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Near-Infrared Molecular Emission from a Gas Fountain

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Abstract:

An electrothermal fountain is used to heat gas-phase samples in the range of 300 to 400°C in order to observe their near-infrared (NIR) emissions. In conjunction with the fountain, a ⅛-m Ebert monochromator and an uncooled PbS detector are shown to be sufficiently sensitive for recording the NIR fingerprints of CH4, CO2, N2O, and C2H6 At fountain temperatures of approximately 400°C, the molecular emission is confined to the long wavelength NIR region (1600-2500 nm) and yields limits of detection in the range of 4 to 10% v/v (3-10 mg/s). Reproducibilities have relative standard deviations of 3.0%. The calibration curves for the gases examined in this study have small linear dynamic ranges (factors of 2 to 10) and exhibit some degree of upward curvature. Ramifications of the application of NIR molecular emission spectroscopy to the qualitative and quantitative analyses of mixtures are discussed.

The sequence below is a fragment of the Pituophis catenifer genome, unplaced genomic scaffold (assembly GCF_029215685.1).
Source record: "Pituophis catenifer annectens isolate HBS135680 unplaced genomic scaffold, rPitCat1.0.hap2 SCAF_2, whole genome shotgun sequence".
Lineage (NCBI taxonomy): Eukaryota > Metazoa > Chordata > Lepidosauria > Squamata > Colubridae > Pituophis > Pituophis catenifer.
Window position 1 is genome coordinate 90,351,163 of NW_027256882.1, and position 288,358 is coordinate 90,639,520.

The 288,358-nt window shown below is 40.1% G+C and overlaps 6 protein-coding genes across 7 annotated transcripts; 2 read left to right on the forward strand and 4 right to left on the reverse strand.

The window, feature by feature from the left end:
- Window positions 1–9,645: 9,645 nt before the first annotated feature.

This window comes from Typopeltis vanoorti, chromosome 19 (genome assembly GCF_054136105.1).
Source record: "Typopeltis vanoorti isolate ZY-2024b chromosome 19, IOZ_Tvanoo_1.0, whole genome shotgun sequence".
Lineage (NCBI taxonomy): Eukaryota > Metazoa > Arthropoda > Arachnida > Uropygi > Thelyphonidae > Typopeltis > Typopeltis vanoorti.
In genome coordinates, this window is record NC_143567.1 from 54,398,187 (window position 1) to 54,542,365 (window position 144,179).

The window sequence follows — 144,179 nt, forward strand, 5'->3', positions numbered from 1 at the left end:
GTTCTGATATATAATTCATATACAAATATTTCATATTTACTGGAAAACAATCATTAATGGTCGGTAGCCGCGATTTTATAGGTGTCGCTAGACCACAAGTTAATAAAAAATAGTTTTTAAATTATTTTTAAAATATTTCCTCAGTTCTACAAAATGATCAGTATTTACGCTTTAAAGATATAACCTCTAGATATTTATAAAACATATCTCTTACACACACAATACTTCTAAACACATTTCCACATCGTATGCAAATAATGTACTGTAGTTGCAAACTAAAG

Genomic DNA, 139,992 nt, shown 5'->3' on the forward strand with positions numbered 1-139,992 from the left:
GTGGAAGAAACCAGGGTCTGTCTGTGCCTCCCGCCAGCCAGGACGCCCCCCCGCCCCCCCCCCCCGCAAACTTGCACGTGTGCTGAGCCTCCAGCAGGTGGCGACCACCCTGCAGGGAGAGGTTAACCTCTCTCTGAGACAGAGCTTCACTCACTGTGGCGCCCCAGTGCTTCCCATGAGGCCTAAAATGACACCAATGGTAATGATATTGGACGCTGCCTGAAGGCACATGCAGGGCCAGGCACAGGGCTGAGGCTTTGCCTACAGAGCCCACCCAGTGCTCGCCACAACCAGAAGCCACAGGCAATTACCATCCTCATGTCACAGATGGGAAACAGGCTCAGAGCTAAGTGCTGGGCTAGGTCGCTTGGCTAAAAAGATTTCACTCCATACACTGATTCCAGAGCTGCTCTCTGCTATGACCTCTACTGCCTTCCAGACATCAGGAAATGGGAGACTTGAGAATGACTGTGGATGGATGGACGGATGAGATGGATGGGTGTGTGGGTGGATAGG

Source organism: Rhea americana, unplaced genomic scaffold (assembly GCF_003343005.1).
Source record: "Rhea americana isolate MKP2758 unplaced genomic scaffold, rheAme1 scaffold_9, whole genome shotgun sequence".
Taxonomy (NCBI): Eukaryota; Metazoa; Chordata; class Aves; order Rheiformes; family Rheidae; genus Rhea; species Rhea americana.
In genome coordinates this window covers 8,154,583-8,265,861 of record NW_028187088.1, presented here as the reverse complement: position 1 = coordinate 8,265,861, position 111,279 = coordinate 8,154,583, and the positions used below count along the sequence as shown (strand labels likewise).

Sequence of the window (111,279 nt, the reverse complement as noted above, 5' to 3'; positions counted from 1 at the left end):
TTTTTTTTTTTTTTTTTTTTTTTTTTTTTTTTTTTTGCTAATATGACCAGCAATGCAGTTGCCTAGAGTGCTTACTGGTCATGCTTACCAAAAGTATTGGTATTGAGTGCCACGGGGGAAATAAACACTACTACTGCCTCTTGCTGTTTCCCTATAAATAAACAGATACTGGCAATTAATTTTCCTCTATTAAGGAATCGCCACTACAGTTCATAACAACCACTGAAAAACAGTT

Keywords: Gas analysis; Gas fountain; Molecular emission spectroscopy; Near-infrared spectroscopy; Thermal emission

Document Type: Research Article

DOI: http://dx.doi.org/10.1366/0003702944027895

Affiliations: Department of Chemistry, P.O. Box 9024, University of North Dakota, Grand Forks, North Dakota 58202

Publication date: December 1, 1994

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